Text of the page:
I called my maternal grandmother yesterday to thank her for the very thoughtful birthday card she sent me.
It may be the first time I've called her in the year since I moved to Florida. When she answered I was surprised that she sounds old now.
Growing up I spent a lot of time with my mom's parents. My mom was an executive and traveled around the country a lot. Most of these trips meant that I stayed with my Grandma and Grandpa during her absence. When I was very young, I would spend the morning with a babysitter and then join my grandparents in the afternoon at the two-room school where Grandma taught 1st through 4th grade and Grandpa taught 5th through 8th. As I got older I stayed at the school with them all day, hanging out in the loft and reading or drawing.
At home with them, Grandma taught me to bake, crochet and sew. On trips to Walla Walla, Grandpa taught me to count and about the constellations. I recall many trips before the seatbelt laws came into effect where I laid in the back window of their Volkswagon Rabbit and gazed at the stars during the four-hour trip. We would take this same trip about once a month and then more frequently as my great-grandparents health failed. Driving through the Columbia Gorge holds countless memories for me and it is still a pleasant experience.
I learned to read early, thanks to my mom reading to me every night before bed and my grandparents doing the same when I stayed with them. My favorite book to have Grandpa read to me was "Nose Is Not Toes." Even now one of the first things he says to me is "Marisa, nose is not toes!" and giggles.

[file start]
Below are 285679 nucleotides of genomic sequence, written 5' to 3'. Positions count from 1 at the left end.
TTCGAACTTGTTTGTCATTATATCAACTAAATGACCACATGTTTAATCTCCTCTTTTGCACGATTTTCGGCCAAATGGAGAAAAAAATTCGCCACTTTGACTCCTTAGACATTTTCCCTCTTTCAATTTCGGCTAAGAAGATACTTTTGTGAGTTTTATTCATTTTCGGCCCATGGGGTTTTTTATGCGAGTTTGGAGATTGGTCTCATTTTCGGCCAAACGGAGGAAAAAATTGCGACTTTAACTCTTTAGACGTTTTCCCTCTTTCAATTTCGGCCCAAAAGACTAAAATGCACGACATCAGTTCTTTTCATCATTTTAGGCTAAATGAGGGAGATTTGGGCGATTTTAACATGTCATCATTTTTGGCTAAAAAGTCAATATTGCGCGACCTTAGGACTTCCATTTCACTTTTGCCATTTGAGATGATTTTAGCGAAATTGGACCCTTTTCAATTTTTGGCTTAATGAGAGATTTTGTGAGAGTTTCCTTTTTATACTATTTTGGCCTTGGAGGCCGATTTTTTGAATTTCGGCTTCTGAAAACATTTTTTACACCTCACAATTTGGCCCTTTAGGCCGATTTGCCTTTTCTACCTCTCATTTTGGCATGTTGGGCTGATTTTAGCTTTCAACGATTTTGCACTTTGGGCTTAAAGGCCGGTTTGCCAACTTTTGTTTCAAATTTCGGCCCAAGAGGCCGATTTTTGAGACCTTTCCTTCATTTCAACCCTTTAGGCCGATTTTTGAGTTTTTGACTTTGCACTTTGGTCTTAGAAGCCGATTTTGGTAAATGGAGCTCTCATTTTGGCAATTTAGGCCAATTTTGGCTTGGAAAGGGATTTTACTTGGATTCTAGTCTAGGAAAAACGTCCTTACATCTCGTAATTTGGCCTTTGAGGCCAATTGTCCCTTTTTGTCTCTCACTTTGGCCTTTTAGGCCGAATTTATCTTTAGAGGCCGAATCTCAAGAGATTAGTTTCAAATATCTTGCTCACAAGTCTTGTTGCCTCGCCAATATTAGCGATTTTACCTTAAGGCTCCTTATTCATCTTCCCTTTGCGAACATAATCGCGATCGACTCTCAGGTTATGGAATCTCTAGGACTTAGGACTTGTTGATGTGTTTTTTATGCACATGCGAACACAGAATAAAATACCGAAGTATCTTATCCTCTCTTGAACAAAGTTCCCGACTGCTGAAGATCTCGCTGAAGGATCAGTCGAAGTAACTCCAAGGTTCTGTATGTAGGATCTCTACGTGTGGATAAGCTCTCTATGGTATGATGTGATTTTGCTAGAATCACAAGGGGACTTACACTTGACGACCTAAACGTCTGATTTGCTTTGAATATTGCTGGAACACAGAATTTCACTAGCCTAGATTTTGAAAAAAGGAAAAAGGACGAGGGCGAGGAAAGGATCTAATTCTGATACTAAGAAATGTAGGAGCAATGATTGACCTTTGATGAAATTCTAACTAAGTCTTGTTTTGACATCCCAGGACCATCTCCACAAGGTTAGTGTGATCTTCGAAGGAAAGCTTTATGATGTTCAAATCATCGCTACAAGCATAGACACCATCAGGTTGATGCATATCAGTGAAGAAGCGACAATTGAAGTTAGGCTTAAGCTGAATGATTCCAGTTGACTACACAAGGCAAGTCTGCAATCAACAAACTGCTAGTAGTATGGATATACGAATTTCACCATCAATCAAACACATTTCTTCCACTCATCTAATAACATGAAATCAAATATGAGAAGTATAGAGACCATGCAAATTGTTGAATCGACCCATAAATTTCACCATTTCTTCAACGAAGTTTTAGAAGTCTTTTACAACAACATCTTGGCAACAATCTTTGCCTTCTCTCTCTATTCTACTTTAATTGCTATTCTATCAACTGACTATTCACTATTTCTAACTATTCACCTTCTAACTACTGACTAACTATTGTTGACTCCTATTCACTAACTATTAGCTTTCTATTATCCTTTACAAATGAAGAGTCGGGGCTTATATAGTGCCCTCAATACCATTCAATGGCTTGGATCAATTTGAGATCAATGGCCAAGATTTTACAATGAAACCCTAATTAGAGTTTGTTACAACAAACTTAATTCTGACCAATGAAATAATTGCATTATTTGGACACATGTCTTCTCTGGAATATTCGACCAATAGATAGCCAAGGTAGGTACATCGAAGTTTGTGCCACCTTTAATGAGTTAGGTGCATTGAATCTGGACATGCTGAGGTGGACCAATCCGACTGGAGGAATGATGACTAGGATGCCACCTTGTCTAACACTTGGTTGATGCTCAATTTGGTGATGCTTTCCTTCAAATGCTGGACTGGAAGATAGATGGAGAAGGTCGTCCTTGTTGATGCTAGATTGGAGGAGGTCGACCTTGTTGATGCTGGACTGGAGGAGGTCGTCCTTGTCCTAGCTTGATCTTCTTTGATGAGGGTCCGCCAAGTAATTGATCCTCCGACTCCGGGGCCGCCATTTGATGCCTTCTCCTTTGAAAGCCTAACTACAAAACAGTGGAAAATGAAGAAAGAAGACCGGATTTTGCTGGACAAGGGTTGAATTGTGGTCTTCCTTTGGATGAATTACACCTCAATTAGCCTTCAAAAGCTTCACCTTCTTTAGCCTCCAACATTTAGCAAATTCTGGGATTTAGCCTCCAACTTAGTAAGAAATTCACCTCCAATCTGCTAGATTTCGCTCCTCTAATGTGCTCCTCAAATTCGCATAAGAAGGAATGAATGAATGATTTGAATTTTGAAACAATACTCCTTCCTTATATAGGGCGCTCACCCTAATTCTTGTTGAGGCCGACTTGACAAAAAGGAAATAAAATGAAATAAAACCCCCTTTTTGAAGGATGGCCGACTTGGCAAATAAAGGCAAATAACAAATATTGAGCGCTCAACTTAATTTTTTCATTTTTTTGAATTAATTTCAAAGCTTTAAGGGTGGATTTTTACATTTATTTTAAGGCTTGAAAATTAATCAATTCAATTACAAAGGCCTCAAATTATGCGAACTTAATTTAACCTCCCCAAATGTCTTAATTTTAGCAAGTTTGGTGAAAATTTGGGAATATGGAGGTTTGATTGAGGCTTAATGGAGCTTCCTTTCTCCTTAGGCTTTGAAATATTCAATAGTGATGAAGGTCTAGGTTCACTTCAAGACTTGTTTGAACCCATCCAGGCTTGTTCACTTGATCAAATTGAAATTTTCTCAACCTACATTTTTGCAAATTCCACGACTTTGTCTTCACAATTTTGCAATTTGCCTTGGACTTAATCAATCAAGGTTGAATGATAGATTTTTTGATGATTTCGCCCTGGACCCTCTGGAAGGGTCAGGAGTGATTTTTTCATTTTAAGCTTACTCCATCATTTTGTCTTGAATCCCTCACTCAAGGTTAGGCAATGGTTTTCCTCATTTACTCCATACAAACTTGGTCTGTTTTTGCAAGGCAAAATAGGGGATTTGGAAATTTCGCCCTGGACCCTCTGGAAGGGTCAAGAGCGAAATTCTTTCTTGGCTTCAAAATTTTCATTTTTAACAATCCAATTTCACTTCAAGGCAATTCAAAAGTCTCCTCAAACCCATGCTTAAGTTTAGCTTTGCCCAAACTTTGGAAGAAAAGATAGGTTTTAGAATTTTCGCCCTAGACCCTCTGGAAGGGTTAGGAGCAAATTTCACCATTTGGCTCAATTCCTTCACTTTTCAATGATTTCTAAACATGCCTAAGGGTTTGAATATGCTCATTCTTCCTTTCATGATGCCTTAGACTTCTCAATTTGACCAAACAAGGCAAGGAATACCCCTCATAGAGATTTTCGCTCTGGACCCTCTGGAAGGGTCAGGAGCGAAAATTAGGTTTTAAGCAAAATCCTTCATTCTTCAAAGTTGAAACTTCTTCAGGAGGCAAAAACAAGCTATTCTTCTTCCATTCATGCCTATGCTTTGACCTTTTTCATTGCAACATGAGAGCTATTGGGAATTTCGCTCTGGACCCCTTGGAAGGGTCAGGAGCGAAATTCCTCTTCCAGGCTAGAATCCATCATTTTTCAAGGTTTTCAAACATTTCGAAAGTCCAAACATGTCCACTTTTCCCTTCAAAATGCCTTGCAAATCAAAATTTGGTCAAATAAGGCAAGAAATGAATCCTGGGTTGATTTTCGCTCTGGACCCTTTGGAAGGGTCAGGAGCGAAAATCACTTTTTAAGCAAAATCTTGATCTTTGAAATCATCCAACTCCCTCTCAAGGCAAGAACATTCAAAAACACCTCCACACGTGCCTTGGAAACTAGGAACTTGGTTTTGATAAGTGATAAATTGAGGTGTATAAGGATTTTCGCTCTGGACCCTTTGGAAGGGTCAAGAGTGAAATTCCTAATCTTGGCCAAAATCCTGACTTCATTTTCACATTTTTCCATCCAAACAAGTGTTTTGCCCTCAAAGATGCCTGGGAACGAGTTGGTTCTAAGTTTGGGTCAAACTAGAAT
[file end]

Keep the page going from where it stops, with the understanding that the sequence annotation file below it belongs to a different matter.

I learned to ride a bike thanks to my grandparents. They purchased a black and yellow boy's bike with training wheels at a garage sale and we began the process. I was horrified at first to have to ride a BOYS bike, but I got over it quickly. In later years I would have a bike at their house and the three of us would ride together. I was so proud that my Grandparents rode bikes at their age (I think they were probably in their late fifties or early sixties at the time).
I vividly recall the pattern of the linoleum on their kitchen floor. I remember the summer that they tore out the tree that had the three swings hanging from it's biggest bough and replaced it with a koi pond. The pond was finished just in time for my birthday party, and I was invited to swim in the pond with my friends before the fish were put in. I remember that my grandfather was an honorary member of the engineers club at Shady Dell, and they took us to ride the miniature trains often.
I was in still in elementary school when I grew taller than my grandparents. When I was in high school they moved from the house I had spent so much time in to one near some of my Grandma's siblings. Now our trips to Walla Walla were to see my grandparents, instead of with them.
About 5 years ago my Grandma was diagnosed with cancer in her abdomen. Right about the same time one of my very close friends who was only 25 was also diagnosed with abdominal cancer, but she was pregnant. My friend underwent mild chemotherapy and initially seemed to be responding well to the treatment. Because of this, I strongly encouraged Grandma to also have chemo. Sadly I lost my friend after 3 months of her battle, but Grandma went into remission. In the four years since she has 3 relapses and 3 more rounds of chemo.
I am suddenly faced with my grandparents' mortality. I am not ready. They contributed so much to my childhood memories and education, and I want them to meet my children and have my children have the opportunity to learn from them.
When they go I will not be ready, even if they are. I owe them an immeasurable amount of gratitude and can only hope that I have begun to express that to them in the time I have left.